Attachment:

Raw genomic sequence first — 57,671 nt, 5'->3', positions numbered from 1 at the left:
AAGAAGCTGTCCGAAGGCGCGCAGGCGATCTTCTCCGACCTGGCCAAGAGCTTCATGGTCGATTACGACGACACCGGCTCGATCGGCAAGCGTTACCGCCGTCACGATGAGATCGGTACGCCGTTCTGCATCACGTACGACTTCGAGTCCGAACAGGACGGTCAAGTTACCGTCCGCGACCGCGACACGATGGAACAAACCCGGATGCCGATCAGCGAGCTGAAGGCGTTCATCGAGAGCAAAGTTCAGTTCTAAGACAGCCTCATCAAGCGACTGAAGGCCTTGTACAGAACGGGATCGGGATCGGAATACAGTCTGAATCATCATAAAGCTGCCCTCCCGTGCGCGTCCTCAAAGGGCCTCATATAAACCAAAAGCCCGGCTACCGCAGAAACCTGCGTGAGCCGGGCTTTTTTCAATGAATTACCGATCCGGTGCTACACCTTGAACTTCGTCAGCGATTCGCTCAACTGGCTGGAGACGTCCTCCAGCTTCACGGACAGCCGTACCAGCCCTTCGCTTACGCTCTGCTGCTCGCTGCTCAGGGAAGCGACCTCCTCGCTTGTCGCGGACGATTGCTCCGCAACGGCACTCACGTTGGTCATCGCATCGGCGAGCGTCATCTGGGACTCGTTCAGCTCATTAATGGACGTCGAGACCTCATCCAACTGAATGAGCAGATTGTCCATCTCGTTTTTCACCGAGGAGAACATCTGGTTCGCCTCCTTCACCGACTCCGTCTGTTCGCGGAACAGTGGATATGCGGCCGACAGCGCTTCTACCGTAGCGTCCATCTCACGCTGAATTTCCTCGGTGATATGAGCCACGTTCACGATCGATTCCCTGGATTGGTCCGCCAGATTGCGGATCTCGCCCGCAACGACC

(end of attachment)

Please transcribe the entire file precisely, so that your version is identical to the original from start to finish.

Raw genomic sequence first — 57,671 nt, 5'->3', positions numbered from 1 at the left:
AAGAAGCTGTCCGAAGGCGCGCAGGCGATCTTCTCCGACCTGGCCAAGAGCTTCATGGTCGATTACGACGACACCGGCTCGATCGGCAAGCGTTACCGCCGTCACGATGAGATCGGTACGCCGTTCTGCATCACGTACGACTTCGAGTCCGAACAGGACGGTCAAGTTACCGTCCGCGACCGCGACACGATGGAACAAACCCGGATGCCGATCAGCGAGCTGAAGGCGTTCATCGAGAGCAAAGTTCAGTTCTAAGACAGCCTCATCAAGCGACTGAAGGCCTTGTACAGAACGGGATCGGGATCGGAATACAGTCTGAATCATCATAAAGCTGCCCTCCCGTGCGCGTCCTCAAAGGGCCTCATATAAACCAAAAGCCCGGCTACCGCAGAAACCTGCGTGAGCCGGGCTTTTTTCAATGAATTACCGATCCGGTGCTACACCTTGAACTTCGTCAGCGATTCGCTCAACTGGCTGGAGACGTCCTCCAGCTTCACGGACAGCCGTACCAGCCCTTCGCTTACGCTCTGCTGCTCGCTGCTCAGGGAAGCGACCTCCTCGCTTGTCGCGGACGATTGCTCCGCAACGGCACTCACGTTGGTCATCGCATCGGCGAGCGTCATCTGGGACTCGTTCAGCTCATTAATGGACGTCGAGACCTCATCCAACTGAATGAGCAGATTGTCCATCTCGTTTTTCACCGAGGAGAACATCTGGTTCGCCTCCTTCACCGACTCCGTCTGTTCGCGGAACAGTGGATATGCGGCCGACAGCGCTTCTACCGTAGCGTCCATCTCACGCTGAATTTCCTCGGTGATATGAGCCACGTTCACGATCGATTCCCTGGATTGGTCCGCCAGATTGCGGATCTCGCCCGCAACGACC